Ouma Tokita, nicknamed “The Ashura”, is a young fighter looking to prove himself on the world stage. This leads Tokita to enter a fighting tournament held by the Kengan Association. The tournament is driven by corporate greed as corporations invest fortunes in the lives of their fighters.

There is a trend with many of the Netflix original content to embrace more 3D heavy anime, a style which used to be more niche, is now becoming more prevalent within the genre, but still feels like it has yet to be fully realized (whether it be an issue of technology or experience). Kengan Ashura showcases both limitations as well as progress within favoring the 3D anime style.

Firstly, to point out the major faults, the characters when resting in static motion, look very unnatural and uncomfortable. To add to this, the backgrounds don’t often blend well with the fighters, often relying on more blurred and less lively sets to ensure there is not too much of a stark contrast between combatants and the background.

Where the animation does really shine in Kengan Ashura, is within the fighting sequences themselves. Ignoring the dull and muddied backdrops, when the action picks up and becomes high paced, the fighters look very sharp, and the combat flows smoothly, it is the fighting sequences that help overcome the, otherwise harsh, visual presentation. Given the success of many fighting anime series laying in being able to create memorable fights, the production does succeed in creating engaging battles. The anime will sometimes switch to a more traditional style, often in the way of flashbacks, where it seems they needed more detail in background environments. These moments are always really well animated and add some much needed style outside of the fighting sequences.

The character design becomes rather reminiscent of a long term established series in “Baki the Grappler“, which was recently revitalized through Netflix. The most notable comparison will be drawn to the character design itself, with many of the fighters containing unrealistic body proportions, (muscles on top of muscles), and able to utilize bulky figures in extremely unconventional ways. “Kengan Ashura” also looks to a lot of traditional forms of mixed martial arts to create a background profile of each fighter and the trails and sacrifices they made in order to become the best. Perhaps, the most notable comparison will lie within it’s violent nature, with the fights being no holds barred and the characters coming back from wounds that would normally render death. “Kengan Ashura” does not hold back on the blood and violence, and will hold a lot of appeal to those who can stomach the graphic violence.

The script itself can be a bit hard to follow, and having not read the manga, I did feel a bit left out of some of the story. The amount of personas introduced in each episode can be in the dozens, and whether they will play a major role in the tournament, or exist just to prop up other fighters, at times, can be hard to determine. Thankfully, even short lived characters seem fully realized, and do add more intrigue into each match. However, to some it will be a bit of a deterrent to have such a huge cast, with a lot of the story focused on fighters who just disappear. Deeper plot development feels like it will be relegated to later seasons, as even the title character only gets one match within the massive tournament. It does not help that throughout the first season, our main character often appears distant, often falling asleep during matches instead of having any running commentary. Thankfully his manager, Kazuo Yamashita, acts as a strong voice to help tell the narrative, even if Yamishita himself is a bit neurotic and bumbling.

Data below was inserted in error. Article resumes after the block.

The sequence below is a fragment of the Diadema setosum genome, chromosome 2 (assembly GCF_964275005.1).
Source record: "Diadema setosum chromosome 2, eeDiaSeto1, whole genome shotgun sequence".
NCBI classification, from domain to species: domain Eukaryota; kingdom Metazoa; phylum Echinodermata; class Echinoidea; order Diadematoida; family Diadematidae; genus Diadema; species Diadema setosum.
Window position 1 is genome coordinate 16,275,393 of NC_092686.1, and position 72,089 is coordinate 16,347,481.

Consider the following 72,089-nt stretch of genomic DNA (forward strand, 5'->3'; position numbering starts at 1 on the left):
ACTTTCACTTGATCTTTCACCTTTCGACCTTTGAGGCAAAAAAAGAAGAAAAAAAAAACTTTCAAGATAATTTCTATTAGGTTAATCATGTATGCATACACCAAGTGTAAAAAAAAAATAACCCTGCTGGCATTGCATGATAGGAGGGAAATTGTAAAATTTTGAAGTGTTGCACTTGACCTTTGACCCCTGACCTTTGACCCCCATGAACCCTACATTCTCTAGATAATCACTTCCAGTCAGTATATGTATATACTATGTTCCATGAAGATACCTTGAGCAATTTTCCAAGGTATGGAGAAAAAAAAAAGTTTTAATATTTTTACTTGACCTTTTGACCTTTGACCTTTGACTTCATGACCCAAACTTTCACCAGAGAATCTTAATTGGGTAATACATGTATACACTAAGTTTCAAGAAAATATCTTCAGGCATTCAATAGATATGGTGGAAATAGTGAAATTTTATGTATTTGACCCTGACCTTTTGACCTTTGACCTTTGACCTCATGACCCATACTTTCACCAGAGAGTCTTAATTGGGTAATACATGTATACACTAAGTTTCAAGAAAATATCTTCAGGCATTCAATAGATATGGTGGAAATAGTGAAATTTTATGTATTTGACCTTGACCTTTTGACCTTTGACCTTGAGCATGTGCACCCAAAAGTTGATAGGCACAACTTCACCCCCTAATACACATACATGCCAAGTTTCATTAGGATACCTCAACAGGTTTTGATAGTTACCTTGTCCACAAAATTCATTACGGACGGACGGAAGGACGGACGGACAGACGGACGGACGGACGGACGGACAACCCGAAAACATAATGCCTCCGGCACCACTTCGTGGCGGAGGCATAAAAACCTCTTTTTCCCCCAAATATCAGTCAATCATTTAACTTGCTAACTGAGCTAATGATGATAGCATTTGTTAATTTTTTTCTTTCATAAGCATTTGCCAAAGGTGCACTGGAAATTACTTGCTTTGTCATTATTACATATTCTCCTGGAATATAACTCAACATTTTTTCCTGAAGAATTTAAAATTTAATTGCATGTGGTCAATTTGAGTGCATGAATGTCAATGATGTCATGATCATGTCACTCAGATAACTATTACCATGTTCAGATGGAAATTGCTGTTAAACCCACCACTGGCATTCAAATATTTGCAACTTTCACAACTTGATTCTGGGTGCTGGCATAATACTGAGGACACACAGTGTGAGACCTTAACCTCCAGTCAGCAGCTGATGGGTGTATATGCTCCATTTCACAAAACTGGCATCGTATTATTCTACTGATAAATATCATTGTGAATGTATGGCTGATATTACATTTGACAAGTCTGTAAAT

Both the English and Original Japanese voice actors do a comparable job of bringing the each character to life. I found myself favoring the English dub in the series, though both are serviceable. The rest of the sound design is rather generic, with no real music tracks standing out. The soundtrack does not deter either, but really feels like just white noise on top of the fighting sequences.

Kengan Ashura stands as one of the greater attempts to embrace the insanity and attention to detail that other anime and manga has set the ground work for. It really takes the time to build the world of every fighter, making all interactions a fascinating watch. Having been a long time fan of mixed martial arts, I have always appreciated series such as “Baki The Grappler” and “Ippo no Hajime” and I believe fans who give the, at times, rough anime style a chance, will embrace the anarchy that Kengan Asura showcases so competently.

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Hello, my name is Adam Symchuk and I am from Canada. It was during my teenage years that I became fascinated with Japanese film, in particular, exploitation and horror. I carried my fascination with the genre with me as an adult and began to grow a deeper appreciation in various genres from Japan, Korea, Thailand, and China. I hope to grow my knowledge of film across Asia and will continue to explore this through my reviews.